Osteoprotegerin (OPG) is a secreted member of the tumour necrosis factor (TNF) receptor superfamily, which was initially discovered in bone where it functions as a strong anti-resorptive factor (1). It exerts its effect through binding and neutralization of the receptor activator for NF-κB ligand (RANKL), a cytokine with strong osteoclast-inducing activity. However, several observations suggest that OPG may also play important roles in the vasculature. Both experimental (2) and human studies (3) have shown that OPG is present in the arterial wall and, interestingly, genetically modified animals with deficient OPG production develop vascular media calcifications of the same type as is often observed in diabetes (2). In vitro studies have, moreover, shown that OPG is expressed in vascular smooth muscle cells (4, 5) and that it can act as a survival factor for endothelial cells (6). The ligand described for OPG in bone, RANKL, is not found in the vasculature under normal conditions, but may appear in calcifying areas (7); the exact role of OPG in the arterial wall is, however, currently unknown (8). Interestingly, we have recently found increased levels of OPG in arterial tissue from patients with diabetes and observed that OPG production from vascular smooth muscle cells is regulated by hormones and cytokines, like insulin and TNF-α (9).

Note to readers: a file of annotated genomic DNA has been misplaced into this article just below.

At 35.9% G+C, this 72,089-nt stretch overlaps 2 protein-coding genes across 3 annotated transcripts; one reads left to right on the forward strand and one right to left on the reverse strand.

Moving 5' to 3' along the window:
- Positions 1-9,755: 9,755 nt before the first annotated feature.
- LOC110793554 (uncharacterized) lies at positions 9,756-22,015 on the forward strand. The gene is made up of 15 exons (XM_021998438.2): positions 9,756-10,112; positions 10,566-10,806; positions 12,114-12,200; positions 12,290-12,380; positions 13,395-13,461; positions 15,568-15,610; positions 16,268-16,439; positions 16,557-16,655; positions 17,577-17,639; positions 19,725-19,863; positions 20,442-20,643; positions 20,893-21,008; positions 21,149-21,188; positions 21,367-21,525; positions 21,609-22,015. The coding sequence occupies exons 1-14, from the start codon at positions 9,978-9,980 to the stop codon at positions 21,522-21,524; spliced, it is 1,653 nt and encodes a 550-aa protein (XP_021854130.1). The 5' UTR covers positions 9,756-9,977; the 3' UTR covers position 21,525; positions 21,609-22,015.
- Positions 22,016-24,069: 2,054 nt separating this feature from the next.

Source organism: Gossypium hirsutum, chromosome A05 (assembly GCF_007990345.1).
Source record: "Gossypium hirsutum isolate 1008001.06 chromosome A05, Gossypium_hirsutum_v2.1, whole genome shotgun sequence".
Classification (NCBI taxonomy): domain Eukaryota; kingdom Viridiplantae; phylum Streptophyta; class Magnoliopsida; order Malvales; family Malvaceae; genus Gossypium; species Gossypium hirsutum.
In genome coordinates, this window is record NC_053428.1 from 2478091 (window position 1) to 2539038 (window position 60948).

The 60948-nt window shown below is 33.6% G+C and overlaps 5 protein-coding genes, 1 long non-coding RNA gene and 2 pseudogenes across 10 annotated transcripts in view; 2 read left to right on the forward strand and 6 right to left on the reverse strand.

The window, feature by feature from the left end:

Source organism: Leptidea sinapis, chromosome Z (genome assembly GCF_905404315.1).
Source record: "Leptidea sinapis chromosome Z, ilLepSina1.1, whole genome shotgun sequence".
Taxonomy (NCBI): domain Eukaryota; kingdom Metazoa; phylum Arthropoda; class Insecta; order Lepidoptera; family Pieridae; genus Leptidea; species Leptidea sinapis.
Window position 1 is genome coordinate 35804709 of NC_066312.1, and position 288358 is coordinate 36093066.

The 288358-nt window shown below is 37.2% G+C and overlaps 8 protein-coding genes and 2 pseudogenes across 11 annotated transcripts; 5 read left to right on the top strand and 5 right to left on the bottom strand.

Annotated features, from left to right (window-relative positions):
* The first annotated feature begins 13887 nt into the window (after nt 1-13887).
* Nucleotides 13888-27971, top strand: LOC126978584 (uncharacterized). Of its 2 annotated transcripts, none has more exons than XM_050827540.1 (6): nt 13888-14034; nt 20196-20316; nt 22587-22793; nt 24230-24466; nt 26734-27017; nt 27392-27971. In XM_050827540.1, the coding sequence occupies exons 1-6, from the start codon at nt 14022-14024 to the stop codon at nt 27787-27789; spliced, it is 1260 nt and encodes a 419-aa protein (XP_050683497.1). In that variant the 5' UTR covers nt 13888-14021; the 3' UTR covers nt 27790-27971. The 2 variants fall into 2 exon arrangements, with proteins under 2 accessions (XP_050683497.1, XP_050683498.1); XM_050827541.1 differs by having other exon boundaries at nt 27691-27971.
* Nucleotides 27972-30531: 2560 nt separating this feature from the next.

OPG is present in the circulation and several studies have shown that altered concentrations can be found in relation to several bone diseases. OPG has not, however, proven to be a clear marker for either bone formation or bone degradation and only weak associations with bone mineral density and other parameters of bone metabolism have been reported (10). Interestingly, three independent studies have described increased plasma concentrations of OPG in patients with diabetes. In one report, high values of OPG were seen in a subgroup of type 2 diabetic women in a study primarily examining the relation between plasma OPG and bone density (11). In another investigation of 522 men, describing a positive relationship between coronary arteriosclerosis (determined by coronary arteriography) and plasma OPG, it was additionally observed that diabetic men had elevated plasma levels of OPG (12). The increase was independent of the degree of coronary sclerosis. Most recently, we reported increased plasma OPG levels in patients with type 2 diabetes, especially those with microvascular manifestations (13).